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How do we use CRISPR to study cancer in human cells?

In the past few decades, studies have been performed on yeast cells and other model organisms that allow scientists to efficiently edit the genome. The discovery of CRISPR was instrumental in changing that.

Thanks to CRISPR, we can edit the genome directly in human cells with unprecedented ease.

Once CRISPR cuts the target DNA, it is repaired or replaced with a different sequence. Scientists use this method to turn off human genes in cancer cells and identify which of these genes are essential for tumor cells to grow without harming normal cells. This allows us to nominate gene candidates for drug targets that can be highly tumor specific. My lab is trying to find better ways to kill tumor cells by turning off multiple genes at once with another Cas protein called Cas12a. This gives us a better insight into how different genes and proteins in tumor cells work together to promote cancer progression.

A recent study by Yohei Yoshihama, Ph.D., and Ronald Depinho, MD, used CRISPR to probe cancer cells and identify a protein called JMJD1C as a candidate target in castration-resistant prostate cancer. Another study by Chao Wang, Ph.D. and Junjie Chen, Ph.D., used CRISPR to screen growing human cancer cells in mouse models and discovered a protein called KIRREL that has been shown to be important in tumor suppression.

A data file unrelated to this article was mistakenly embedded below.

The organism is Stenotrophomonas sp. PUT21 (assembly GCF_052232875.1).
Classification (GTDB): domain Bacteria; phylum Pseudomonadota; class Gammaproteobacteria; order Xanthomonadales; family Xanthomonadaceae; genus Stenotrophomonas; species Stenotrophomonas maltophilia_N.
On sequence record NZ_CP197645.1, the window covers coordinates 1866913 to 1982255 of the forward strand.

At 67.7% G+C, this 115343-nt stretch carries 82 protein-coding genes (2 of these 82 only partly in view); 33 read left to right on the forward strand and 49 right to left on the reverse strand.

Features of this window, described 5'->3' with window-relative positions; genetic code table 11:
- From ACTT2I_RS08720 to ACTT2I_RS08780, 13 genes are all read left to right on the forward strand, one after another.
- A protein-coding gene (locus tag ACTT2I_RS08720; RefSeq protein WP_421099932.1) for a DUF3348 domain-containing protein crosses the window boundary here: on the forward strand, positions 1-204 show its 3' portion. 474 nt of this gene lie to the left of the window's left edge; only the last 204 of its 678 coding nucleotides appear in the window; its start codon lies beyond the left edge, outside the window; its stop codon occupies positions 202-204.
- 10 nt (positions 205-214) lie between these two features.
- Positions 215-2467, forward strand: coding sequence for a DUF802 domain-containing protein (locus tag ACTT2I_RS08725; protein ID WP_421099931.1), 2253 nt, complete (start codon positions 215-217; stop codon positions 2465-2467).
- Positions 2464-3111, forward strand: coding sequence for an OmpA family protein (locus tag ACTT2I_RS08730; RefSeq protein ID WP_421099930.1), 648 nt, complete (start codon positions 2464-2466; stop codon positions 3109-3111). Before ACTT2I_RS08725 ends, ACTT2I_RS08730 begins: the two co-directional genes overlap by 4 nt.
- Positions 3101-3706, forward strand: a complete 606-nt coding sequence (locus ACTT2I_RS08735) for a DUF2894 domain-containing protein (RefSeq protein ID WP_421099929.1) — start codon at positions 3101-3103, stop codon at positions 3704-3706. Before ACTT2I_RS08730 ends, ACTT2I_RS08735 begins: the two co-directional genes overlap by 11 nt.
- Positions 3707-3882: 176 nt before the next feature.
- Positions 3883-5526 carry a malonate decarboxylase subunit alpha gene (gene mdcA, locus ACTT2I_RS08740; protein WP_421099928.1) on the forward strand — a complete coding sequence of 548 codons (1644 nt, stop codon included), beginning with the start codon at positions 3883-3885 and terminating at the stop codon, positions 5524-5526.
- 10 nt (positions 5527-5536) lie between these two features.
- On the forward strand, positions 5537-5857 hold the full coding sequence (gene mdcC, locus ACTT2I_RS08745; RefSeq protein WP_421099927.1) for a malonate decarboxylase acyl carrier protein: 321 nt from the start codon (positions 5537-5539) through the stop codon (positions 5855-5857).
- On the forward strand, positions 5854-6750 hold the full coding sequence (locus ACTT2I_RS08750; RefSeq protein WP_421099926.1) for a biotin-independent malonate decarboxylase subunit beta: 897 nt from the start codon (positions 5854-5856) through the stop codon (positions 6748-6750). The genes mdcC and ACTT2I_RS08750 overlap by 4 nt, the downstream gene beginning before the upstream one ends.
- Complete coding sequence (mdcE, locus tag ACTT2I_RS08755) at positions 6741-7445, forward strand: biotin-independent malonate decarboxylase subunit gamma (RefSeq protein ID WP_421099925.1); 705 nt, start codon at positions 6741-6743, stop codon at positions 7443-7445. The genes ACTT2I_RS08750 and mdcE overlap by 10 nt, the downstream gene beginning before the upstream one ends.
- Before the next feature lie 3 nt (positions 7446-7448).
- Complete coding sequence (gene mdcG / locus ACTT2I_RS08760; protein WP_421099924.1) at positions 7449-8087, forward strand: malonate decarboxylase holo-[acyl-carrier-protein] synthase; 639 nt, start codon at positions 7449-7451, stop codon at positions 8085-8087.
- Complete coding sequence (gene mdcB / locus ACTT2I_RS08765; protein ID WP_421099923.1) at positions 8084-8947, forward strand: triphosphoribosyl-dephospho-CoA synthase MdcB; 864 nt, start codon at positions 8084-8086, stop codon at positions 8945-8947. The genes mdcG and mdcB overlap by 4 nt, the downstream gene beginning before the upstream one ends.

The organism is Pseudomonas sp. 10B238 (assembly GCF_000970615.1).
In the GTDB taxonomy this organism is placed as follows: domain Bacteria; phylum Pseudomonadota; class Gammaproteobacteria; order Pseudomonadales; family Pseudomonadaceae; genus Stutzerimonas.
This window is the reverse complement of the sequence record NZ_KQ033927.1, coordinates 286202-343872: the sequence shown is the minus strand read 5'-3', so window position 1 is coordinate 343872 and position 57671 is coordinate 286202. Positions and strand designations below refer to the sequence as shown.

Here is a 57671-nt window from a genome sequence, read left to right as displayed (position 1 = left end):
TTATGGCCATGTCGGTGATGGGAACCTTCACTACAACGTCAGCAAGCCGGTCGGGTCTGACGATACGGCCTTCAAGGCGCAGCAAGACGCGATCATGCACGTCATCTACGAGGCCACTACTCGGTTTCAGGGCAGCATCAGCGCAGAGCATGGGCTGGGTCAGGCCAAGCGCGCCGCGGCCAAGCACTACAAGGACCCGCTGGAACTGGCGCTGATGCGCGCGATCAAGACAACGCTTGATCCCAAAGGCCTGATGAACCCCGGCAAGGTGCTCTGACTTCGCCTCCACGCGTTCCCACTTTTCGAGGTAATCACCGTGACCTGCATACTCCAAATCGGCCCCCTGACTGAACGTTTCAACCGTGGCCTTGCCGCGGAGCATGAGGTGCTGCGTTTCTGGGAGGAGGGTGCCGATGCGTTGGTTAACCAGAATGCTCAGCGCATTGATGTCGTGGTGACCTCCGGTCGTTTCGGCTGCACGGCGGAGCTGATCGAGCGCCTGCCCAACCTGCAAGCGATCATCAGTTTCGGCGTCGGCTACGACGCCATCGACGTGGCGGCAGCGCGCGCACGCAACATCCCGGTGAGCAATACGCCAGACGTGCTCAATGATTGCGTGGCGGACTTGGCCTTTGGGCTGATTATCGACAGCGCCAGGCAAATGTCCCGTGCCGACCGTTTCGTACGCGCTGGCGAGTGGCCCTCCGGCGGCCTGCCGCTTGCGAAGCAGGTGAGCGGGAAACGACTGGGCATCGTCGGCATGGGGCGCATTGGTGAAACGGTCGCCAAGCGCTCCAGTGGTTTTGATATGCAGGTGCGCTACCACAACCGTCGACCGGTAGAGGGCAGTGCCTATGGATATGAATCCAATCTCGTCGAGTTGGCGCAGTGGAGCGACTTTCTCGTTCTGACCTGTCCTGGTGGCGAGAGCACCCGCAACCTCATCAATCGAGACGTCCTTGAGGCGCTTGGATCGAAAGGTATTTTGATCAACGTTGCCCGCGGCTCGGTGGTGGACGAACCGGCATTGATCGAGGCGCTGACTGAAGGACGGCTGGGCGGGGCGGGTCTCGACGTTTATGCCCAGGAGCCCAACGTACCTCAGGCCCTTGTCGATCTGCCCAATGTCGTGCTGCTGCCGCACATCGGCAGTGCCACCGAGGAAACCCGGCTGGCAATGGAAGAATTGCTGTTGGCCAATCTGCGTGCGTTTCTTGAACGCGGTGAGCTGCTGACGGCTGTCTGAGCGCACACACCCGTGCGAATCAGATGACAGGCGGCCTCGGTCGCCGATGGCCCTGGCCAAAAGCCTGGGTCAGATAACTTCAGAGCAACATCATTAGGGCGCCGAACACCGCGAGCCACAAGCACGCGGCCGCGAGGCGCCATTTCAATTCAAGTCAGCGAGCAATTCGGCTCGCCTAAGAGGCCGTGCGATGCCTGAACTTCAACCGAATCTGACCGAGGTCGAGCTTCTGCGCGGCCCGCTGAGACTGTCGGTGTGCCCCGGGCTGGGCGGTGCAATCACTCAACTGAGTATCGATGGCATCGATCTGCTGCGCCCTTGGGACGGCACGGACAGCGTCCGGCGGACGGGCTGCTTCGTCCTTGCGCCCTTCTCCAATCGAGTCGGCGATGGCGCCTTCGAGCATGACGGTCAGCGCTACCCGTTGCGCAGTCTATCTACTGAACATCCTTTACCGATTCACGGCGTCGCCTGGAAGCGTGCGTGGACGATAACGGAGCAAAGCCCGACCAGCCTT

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Can CRISPR fix genes in humans?

While the idea of ​​being able to fix “bad” genes to cure disease is a worthy pursuit, science is not yet at the point where it can safely and effectively do so. Researchers are studying how CRISPR can be used to correct the genetic defects that cause beta thalassemia and sickle cell anemia, diseases that affect the amount of hemoglobin in the body and result in patients needing constant blood transfusions. If approved, this type of therapy called Exa-Cell would become the first CRISPR-based medical treatment, which is incredibly exciting.

What’s next for CRISPR?

The possibilities for the information that can be gleaned from the use of CRISPR systems are endless, and after just 10 years, scientists have only scratched the surface. Newer Cas proteins and other enzymes are being studied, and there are still questions about how to make CRISPR more specific so it doesn’t inadvertently have unintended targets.

Here at MD Anderson, our use of CRISPR continues to advance our understanding of how cancer cells work and help uncover many avenues to tailor treatments specifically to specific tumors that we hope will one day achieve our goal of ending cancer.